Our second day in Banda and we were each ready to get out and do some good. We took a drive to the village of Lombardo. IBB, Indonesia Bangkit Bersama, our hosting NGO, and Bridgeway church specifically, had established a relationship with Lombardo on November 2005. This is the village that was shunned by many of the NGOs because it’s the village that housed most of the Free Aceh insurgents and lots of fighting was going on pre-tsunami days between the rebels and the Indonesian government. The team prior to mine spent a lot of time digging wells and we were told a new community center had been framed, the materials bought by my organization. About an hour's drive from where we were living, we piled into the back of the van, tools, and gloves in hand, ready to do whatever was needed.
Once we arrived, however, we found out through our interpreter that most of the village was out participating in a wedding ceremony and the only thing they asked us to do was a pickup. We stacked bricks, sorted lumber, cleared garbage away. And sweated. At that time we were each wearing our jilbabs so it was difficult to maintain much energy. I had brought a pair of gloves from home, so glad because the coodies and critters as I was lifting lumber made me a bit squeamish.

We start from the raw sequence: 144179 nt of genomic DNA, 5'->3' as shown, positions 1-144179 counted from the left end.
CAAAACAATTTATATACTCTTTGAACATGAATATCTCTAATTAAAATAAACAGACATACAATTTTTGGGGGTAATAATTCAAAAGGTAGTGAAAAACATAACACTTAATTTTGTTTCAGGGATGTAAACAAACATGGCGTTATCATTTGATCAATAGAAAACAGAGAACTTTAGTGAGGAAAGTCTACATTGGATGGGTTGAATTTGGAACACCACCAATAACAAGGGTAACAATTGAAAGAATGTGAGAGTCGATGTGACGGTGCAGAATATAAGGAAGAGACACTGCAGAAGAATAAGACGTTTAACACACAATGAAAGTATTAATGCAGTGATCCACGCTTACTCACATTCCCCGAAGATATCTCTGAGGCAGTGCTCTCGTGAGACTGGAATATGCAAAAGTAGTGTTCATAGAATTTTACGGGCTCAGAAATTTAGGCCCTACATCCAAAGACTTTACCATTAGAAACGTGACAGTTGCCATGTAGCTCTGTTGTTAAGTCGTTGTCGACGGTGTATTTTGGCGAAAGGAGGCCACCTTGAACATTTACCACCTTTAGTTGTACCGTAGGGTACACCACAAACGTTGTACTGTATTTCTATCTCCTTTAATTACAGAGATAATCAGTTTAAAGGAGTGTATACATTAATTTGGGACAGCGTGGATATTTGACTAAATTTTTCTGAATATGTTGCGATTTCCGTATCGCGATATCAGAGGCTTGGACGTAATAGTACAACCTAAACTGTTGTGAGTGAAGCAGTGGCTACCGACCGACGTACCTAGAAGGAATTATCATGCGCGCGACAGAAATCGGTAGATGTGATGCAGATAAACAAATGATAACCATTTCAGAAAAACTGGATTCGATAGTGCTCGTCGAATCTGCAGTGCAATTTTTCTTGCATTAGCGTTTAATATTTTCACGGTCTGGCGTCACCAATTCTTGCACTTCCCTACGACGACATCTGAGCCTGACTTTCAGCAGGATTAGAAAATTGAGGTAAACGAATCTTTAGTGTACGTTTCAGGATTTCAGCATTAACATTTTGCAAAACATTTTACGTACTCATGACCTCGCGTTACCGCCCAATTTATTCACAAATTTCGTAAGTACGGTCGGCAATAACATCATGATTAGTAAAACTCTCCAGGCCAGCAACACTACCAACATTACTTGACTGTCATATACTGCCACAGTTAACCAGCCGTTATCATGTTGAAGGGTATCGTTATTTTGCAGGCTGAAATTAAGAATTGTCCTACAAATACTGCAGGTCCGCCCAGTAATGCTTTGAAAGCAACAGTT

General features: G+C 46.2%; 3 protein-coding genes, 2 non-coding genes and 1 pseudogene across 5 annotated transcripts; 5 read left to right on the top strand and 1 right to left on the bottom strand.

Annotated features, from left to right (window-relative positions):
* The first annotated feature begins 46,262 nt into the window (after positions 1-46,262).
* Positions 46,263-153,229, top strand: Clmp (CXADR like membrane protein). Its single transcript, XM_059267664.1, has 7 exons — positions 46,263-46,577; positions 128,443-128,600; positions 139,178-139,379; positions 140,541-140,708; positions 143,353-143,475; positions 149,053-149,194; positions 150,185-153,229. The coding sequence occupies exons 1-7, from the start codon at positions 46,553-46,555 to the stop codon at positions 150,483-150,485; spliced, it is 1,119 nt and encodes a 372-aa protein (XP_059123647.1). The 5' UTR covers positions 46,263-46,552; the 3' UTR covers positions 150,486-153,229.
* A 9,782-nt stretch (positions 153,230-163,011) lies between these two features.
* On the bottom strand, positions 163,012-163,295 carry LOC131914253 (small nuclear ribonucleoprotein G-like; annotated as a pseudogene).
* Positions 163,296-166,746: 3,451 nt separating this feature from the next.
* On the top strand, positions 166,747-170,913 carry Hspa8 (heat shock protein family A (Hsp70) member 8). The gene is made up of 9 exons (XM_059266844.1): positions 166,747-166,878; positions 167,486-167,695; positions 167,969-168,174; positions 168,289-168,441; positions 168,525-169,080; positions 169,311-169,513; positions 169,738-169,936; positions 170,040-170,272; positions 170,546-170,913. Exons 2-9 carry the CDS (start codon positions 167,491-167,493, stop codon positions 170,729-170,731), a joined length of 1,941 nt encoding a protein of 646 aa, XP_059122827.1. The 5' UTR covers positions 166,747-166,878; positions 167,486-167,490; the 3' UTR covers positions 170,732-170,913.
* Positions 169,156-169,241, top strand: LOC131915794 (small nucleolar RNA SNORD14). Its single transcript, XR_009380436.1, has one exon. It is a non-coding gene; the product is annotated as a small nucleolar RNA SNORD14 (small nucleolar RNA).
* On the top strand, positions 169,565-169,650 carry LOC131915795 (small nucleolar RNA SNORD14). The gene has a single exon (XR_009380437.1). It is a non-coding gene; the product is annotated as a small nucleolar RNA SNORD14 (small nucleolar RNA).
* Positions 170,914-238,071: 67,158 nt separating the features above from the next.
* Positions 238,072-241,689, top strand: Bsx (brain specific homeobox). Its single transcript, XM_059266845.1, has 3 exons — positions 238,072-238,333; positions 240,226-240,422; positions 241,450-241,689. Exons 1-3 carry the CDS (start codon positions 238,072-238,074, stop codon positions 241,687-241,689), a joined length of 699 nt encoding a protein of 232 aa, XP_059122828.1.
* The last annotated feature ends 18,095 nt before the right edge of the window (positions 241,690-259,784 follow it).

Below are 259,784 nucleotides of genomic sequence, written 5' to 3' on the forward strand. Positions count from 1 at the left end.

The few remaining men there checked us out. Although they were friendly, I felt uncomfortable. We left but were asked to come back the next day
Which we did, again, ready to work. Low and behold, what do we find? 100 men had already gathered together and were in the process of laying tin on the roof! Our interpreter said he’s never seen so many men come to help at any of their projects. We all suspect it was because we were a team of women, and to have us working would be disgraceful in their eyes. He also told us to keep our distance from the men because they hold very dear their own personal boundaries and women are not to invade. This fact was demonstrated to me later on in the week as I was talking with a local man and without much thought, touched him on his upper arm. He about jumped out of his skin. Then I remember one of the instructions we were given upon arrival was to never touch a Muslim man.
We meandered over to the women’s section where all the kids were and made friends instantly. By the way, we were told that morning that we didn't need to wear the Jilbobs for most of our time there. They knew we weren't Muslims and had by now seen plenty of Westerners without coverings. I had that thing off my head faster than you can imagine. I came to despise what it stood for. But that was just me. The other girls did okay. In the beginning, when were each wearing them all the time, Sarah asked me, "Deborah, you want me to tuck your hair under the scarf? It's " I barked " NO!"
It's just too friggen hot. Get real.